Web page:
McDonald has also deliberately supported food safety procedures and systems that are entirely science based. The food safety measures include microbiological control, high sanitation standards and effective pest control. The worldwide recognized Hard Analysis Critical Control Point (HACCP) plan as an effective preventive measure against food borne diseases. McDonald’s is also in the forefront in ensuring that its suppliers adhere to the highest food safety standards such as temperature levels and a demonstration that all likely hazards have been addressed through point of control critical management (McDonald’s Corporation, 2006). McDonald has made liaisons with independent experts of the international scientific Advisory Council so as to be in the know about latest development in the beef and chicken industries.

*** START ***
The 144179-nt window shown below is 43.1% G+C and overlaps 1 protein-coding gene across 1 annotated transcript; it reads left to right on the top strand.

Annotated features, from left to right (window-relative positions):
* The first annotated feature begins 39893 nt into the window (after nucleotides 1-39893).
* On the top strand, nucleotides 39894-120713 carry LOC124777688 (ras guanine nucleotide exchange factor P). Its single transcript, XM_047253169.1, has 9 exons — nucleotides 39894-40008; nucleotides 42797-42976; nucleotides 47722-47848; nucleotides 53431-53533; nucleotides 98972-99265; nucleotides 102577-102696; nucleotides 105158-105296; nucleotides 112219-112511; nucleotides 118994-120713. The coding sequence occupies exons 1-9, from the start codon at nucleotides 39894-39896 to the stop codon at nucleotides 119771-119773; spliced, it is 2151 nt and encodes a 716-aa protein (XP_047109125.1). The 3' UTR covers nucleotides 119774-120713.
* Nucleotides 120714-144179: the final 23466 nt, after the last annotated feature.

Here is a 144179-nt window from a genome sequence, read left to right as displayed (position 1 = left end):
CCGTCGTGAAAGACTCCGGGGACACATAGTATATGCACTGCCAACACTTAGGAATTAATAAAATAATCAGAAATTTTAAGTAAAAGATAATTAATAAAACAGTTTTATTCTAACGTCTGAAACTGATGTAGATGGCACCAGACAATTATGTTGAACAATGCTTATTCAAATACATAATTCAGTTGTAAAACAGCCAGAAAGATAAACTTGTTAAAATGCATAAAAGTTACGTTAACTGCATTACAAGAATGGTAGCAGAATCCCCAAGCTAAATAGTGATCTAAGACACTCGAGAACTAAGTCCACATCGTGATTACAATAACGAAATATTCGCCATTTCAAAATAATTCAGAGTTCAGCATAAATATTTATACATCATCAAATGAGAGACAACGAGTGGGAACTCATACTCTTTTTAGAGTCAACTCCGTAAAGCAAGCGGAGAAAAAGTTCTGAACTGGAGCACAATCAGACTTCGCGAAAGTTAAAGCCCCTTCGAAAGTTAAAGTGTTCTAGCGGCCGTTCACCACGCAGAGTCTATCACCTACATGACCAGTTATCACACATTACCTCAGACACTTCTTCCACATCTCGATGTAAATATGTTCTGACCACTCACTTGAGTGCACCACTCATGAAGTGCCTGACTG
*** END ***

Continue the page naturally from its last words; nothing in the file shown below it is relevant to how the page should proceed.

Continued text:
At the grassroots level, the restaurant, productive measures have been taken. Stuff are oriented and trained on the expected standards of work from the first day of employment. There is also deliberate preparation of stuff for promotions making them motivated and committed to their work. Before a shift manager is entrusted with the management of an entire shift, they are ensure enrolled in an entire course on food safety and safety standards which included training from the stage of supply, delivery through to handling during preparation. These food safety processes are closely monitored by consultants specialized in operations of staff. The need for expert intervention of the training programs is identified through regular onsite evaluations.

Reference:

Goliath Business News (2005). Journal of Hospitality & Tourism Management.

Klein, N. (1999) No Logo. NY: St. Martin Press

McDonald’s Corporation (2006) Food Safety. Retrieved on October 23, 2007 from the World Wide Web on: http://www.mcdonalds.com/corp/values/purchasing/food_safety.html.

Schlosser, E., (2001).  Fast Food Nation. Boston: Houghton Mifflin Books.

Wikipedia (2007). McDonald’s. Retrieved on October 23, 2007 from the World Wide Web